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Thread: Take two

    • Join Date: May 2010
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    Take two

    I need to know what mean the expression "take two" used in today's (May 13) NYT editorial "Mr. Obama and Mr. Karzai, Take Two." Regards.

  1. Barb_D's Avatar
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    Re: Take two

    When you are filming a movie, each time you try to shoot a scene, it's a "take."

    If you have to try it again, it's "take 2."

    Sometimes you'll hear someone say "Wow, we got it in one take." (They got the final version the first time they tried.) Sometimes you might hear something like "It took 25 takes to get that scene right." (They had to run through it 25 times to get the final version.)

    It has expanded beyond the movie/TV business to mean anything you have to try again to get right.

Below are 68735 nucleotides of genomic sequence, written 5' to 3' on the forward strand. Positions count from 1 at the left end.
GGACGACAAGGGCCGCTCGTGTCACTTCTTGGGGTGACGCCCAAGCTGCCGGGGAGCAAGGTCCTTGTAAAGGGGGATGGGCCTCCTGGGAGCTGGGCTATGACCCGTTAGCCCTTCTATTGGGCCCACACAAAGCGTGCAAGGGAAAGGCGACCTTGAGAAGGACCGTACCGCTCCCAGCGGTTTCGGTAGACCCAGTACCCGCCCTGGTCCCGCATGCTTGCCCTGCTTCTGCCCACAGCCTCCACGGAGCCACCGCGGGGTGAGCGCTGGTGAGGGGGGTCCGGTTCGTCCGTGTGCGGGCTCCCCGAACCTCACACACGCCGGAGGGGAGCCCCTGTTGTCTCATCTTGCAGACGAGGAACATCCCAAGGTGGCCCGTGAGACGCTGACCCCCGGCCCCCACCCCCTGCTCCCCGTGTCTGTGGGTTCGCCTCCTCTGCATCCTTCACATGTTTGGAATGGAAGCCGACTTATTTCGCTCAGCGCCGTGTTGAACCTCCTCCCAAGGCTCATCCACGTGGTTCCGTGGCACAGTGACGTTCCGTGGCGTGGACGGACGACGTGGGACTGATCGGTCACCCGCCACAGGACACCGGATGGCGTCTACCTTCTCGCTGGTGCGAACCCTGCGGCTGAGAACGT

I don't know what the editorial was about, but it seems to mean these two people will try again to make something work between them.

    EDIT: Oh, and welcome to the forums!
    I'm not a teacher, but I write for a living. Please don't ask me about 2nd conditionals, but I'm a safe bet for what reads well in (American) English.

  2. Junior Member
    English Teacher
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    Re: Take two

    Yes, it's a reference to film. Even an amateur filmmaker might tell his actors, "OK, take two!" to signify that they're going to try it one more time. Following "takes" would be "take three", "take four", etc.

  3. #4

    Re: Take two

    I agree with the above responses that this is a movie reference, related to film shooting. If you want to really emphasize/exaggerate how many times you have tried something, you might say "take one hundred" or "take two hundred and fifty." However, to make things more complicated, in the USA, "take five" can also mean to take a break or rest (in other words, "to take five minutes off from working"). But this expression should use the number "five" rather than "two." Use: "Let's take five and go to Starbuck's." I'm not very young, so this expression might be for older generations.


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